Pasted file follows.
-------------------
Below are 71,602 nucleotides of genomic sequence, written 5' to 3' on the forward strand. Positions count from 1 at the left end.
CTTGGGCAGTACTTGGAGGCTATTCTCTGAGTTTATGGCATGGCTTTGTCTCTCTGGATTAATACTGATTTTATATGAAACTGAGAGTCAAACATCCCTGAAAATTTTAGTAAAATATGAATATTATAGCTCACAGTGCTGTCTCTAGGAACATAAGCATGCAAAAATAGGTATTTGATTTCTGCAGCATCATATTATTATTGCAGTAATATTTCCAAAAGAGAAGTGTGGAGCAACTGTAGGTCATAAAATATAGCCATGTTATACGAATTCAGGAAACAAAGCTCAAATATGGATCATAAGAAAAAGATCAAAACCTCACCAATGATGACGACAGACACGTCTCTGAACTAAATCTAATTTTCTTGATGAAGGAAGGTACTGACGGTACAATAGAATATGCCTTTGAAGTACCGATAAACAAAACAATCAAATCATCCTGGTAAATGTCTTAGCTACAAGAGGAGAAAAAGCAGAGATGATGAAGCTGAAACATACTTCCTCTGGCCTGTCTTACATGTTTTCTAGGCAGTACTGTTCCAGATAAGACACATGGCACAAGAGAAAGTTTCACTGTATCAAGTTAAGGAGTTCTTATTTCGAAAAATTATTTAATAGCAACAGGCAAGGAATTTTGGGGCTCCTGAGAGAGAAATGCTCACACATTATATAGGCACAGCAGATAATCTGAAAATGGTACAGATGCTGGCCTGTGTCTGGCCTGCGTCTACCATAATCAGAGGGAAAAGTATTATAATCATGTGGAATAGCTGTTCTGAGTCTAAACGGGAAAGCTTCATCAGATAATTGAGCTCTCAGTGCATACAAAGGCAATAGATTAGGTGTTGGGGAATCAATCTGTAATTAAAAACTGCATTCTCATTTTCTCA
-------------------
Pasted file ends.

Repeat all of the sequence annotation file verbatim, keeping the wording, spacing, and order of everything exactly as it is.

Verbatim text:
Below are 71,602 nucleotides of genomic sequence, written 5' to 3' on the forward strand. Positions count from 1 at the left end.
CTTGGGCAGTACTTGGAGGCTATTCTCTGAGTTTATGGCATGGCTTTGTCTCTCTGGATTAATACTGATTTTATATGAAACTGAGAGTCAAACATCCCTGAAAATTTTAGTAAAATATGAATATTATAGCTCACAGTGCTGTCTCTAGGAACATAAGCATGCAAAAATAGGTATTTGATTTCTGCAGCATCATATTATTATTGCAGTAATATTTCCAAAAGAGAAGTGTGGAGCAACTGTAGGTCATAAAATATAGCCATGTTATACGAATTCAGGAAACAAAGCTCAAATATGGATCATAAGAAAAAGATCAAAACCTCACCAATGATGACGACAGACACGTCTCTGAACTAAATCTAATTTTCTTGATGAAGGAAGGTACTGACGGTACAATAGAATATGCCTTTGAAGTACCGATAAACAAAACAATCAAATCATCCTGGTAAATGTCTTAGCTACAAGAGGAGAAAAAGCAGAGATGATGAAGCTGAAACATACTTCCTCTGGCCTGTCTTACATGTTTTCTAGGCAGTACTGTTCCAGATAAGACACATGGCACAAGAGAAAGTTTCACTGTATCAAGTTAAGGAGTTCTTATTTCGAAAAATTATTTAATAGCAACAGGCAAGGAATTTTGGGGCTCCTGAGAGAGAAATGCTCACACATTATATAGGCACAGCAGATAATCTGAAAATGGTACAGATGCTGGCCTGTGTCTGGCCTGCGTCTACCATAATCAGAGGGAAAAGTATTATAATCATGTGGAATAGCTGTTCTGAGTCTAAACGGGAAAGCTTCATCAGATAATTGAGCTCTCAGTGCATACAAAGGCAATAGATTAGGTGTTGGGGAATCAATCTGTAATTAAAAACTGCATTCTCATTTTCTCA